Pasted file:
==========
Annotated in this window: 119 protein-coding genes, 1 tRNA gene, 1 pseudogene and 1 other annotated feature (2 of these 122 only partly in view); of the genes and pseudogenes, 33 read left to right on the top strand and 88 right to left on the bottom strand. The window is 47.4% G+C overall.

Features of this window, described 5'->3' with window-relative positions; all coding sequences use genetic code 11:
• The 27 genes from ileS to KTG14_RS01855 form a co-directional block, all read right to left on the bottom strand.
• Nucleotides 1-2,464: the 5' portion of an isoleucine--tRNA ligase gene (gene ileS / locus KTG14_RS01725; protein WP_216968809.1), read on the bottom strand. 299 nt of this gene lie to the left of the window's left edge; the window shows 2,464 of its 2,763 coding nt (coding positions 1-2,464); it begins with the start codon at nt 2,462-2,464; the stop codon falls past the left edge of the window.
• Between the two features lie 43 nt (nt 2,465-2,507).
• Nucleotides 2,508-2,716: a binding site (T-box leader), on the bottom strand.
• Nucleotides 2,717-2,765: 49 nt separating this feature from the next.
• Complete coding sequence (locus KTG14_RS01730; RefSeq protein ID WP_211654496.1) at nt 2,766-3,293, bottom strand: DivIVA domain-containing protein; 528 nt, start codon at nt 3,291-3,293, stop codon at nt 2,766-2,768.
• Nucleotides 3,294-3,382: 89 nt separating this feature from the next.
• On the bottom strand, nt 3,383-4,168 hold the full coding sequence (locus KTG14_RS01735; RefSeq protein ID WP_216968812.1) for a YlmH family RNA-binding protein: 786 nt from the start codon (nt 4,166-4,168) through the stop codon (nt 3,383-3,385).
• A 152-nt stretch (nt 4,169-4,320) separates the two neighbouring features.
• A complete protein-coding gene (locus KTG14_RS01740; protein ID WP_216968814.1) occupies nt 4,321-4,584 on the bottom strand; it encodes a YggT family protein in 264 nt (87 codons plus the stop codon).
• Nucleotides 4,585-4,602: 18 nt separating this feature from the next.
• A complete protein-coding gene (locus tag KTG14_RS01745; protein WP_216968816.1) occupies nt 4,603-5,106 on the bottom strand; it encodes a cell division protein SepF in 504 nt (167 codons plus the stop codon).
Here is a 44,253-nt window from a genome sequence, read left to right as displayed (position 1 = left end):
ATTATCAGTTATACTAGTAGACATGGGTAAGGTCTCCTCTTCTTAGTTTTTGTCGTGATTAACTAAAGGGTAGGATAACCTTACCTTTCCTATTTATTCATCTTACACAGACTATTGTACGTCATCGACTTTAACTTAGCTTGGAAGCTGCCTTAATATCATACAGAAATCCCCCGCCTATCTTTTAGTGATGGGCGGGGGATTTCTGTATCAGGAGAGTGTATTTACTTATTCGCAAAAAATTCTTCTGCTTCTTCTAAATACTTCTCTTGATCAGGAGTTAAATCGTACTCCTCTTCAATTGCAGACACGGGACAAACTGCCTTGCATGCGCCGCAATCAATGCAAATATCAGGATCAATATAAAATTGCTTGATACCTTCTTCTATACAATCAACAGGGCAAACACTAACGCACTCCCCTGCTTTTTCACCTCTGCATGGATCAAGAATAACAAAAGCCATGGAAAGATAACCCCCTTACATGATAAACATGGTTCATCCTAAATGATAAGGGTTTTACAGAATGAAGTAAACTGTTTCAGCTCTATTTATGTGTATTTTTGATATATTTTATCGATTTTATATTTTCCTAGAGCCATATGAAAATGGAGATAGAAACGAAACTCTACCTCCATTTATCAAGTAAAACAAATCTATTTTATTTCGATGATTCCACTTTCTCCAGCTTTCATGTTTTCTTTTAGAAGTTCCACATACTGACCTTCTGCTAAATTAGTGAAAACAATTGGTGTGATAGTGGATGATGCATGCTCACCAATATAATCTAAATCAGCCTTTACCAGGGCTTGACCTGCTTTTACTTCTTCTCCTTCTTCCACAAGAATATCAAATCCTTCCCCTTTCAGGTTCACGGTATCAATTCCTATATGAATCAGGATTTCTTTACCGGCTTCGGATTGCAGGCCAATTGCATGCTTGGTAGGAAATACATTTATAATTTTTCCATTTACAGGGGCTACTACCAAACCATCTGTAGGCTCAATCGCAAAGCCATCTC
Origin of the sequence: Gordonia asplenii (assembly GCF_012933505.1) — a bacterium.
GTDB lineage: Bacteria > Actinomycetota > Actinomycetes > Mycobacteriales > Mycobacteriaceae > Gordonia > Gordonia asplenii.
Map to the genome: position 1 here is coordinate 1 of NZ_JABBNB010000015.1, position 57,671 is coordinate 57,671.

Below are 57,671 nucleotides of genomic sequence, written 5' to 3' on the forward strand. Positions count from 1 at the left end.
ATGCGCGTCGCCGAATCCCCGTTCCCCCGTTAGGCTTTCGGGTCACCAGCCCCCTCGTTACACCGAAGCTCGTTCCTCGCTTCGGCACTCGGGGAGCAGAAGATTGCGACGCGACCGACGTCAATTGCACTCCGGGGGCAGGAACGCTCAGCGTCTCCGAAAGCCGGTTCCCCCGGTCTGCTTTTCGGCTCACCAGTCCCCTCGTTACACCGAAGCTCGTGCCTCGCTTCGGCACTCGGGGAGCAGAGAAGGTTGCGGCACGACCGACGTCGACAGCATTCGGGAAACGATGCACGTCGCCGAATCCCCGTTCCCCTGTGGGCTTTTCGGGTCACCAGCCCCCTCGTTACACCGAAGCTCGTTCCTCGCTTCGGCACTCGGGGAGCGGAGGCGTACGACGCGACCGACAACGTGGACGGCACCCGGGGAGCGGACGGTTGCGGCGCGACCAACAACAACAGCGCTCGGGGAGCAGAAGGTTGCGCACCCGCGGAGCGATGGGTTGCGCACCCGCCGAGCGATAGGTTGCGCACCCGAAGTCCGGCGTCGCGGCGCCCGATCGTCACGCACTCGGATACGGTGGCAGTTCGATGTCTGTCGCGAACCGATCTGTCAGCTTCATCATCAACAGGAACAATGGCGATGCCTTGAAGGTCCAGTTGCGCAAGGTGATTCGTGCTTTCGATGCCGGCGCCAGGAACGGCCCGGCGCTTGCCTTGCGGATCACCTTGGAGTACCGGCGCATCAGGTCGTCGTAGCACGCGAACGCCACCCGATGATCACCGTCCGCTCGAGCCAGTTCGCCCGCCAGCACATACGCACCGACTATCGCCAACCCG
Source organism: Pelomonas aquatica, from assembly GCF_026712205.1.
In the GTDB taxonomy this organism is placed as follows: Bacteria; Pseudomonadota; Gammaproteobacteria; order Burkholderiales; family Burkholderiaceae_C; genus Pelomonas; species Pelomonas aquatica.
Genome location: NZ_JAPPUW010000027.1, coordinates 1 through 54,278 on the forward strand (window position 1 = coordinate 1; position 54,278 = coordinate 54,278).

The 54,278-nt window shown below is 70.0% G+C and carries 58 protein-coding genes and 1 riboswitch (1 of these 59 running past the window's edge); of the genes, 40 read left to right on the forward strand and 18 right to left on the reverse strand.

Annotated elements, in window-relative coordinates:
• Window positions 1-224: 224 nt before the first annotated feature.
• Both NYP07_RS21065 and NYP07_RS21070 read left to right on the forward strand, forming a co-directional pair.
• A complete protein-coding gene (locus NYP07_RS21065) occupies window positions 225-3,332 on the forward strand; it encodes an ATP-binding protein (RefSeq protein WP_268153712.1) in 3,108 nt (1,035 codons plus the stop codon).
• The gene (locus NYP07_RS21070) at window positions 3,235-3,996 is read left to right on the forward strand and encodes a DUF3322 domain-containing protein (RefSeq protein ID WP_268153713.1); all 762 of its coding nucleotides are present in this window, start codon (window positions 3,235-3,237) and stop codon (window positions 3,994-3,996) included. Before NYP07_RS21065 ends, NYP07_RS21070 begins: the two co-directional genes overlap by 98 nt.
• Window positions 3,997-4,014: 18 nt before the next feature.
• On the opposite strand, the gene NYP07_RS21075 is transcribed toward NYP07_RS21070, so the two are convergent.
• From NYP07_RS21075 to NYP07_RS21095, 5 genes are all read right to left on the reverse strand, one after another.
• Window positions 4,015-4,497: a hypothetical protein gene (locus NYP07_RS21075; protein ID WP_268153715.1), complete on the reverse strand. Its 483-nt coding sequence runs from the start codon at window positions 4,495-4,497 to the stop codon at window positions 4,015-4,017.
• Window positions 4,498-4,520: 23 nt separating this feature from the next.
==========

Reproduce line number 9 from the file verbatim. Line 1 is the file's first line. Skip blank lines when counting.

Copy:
• Nucleotides 3,294-3,382: 89 nt separating this feature from the next.